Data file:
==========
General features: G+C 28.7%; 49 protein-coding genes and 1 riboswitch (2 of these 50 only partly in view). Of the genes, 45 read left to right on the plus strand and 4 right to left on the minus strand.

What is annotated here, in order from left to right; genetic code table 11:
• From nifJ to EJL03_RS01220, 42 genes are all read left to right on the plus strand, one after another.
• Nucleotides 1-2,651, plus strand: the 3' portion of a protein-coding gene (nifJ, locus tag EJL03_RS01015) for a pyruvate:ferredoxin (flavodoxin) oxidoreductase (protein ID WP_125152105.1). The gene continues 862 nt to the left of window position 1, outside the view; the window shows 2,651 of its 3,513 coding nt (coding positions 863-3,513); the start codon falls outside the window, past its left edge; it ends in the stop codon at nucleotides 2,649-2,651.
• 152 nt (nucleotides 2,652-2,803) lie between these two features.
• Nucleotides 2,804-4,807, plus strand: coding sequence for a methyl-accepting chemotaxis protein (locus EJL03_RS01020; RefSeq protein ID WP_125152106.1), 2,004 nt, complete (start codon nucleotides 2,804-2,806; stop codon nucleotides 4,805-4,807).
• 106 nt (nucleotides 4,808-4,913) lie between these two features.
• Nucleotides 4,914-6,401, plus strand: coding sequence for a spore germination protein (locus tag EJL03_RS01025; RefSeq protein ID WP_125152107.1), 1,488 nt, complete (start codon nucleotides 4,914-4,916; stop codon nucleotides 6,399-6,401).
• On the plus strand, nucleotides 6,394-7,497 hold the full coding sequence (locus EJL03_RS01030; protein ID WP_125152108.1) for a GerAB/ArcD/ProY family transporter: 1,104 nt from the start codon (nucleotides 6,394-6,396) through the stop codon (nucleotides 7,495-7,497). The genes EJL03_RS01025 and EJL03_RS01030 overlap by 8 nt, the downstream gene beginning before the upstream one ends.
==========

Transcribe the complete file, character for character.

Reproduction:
General features: G+C 28.7%; 49 protein-coding genes and 1 riboswitch (2 of these 50 only partly in view). Of the genes, 45 read left to right on the plus strand and 4 right to left on the minus strand.

What is annotated here, in order from left to right; genetic code table 11:
• From nifJ to EJL03_RS01220, 42 genes are all read left to right on the plus strand, one after another.
• Nucleotides 1-2,651, plus strand: the 3' portion of a protein-coding gene (nifJ, locus tag EJL03_RS01015) for a pyruvate:ferredoxin (flavodoxin) oxidoreductase (protein ID WP_125152105.1). The gene continues 862 nt to the left of window position 1, outside the view; the window shows 2,651 of its 3,513 coding nt (coding positions 863-3,513); the start codon falls outside the window, past its left edge; it ends in the stop codon at nucleotides 2,649-2,651.
• 152 nt (nucleotides 2,652-2,803) lie between these two features.
• Nucleotides 2,804-4,807, plus strand: coding sequence for a methyl-accepting chemotaxis protein (locus EJL03_RS01020; RefSeq protein ID WP_125152106.1), 2,004 nt, complete (start codon nucleotides 2,804-2,806; stop codon nucleotides 4,805-4,807).
• 106 nt (nucleotides 4,808-4,913) lie between these two features.
• Nucleotides 4,914-6,401, plus strand: coding sequence for a spore germination protein (locus tag EJL03_RS01025; RefSeq protein ID WP_125152107.1), 1,488 nt, complete (start codon nucleotides 4,914-4,916; stop codon nucleotides 6,399-6,401).
• On the plus strand, nucleotides 6,394-7,497 hold the full coding sequence (locus EJL03_RS01030; protein ID WP_125152108.1) for a GerAB/ArcD/ProY family transporter: 1,104 nt from the start codon (nucleotides 6,394-6,396) through the stop codon (nucleotides 7,495-7,497). The genes EJL03_RS01025 and EJL03_RS01030 overlap by 8 nt, the downstream gene beginning before the upstream one ends.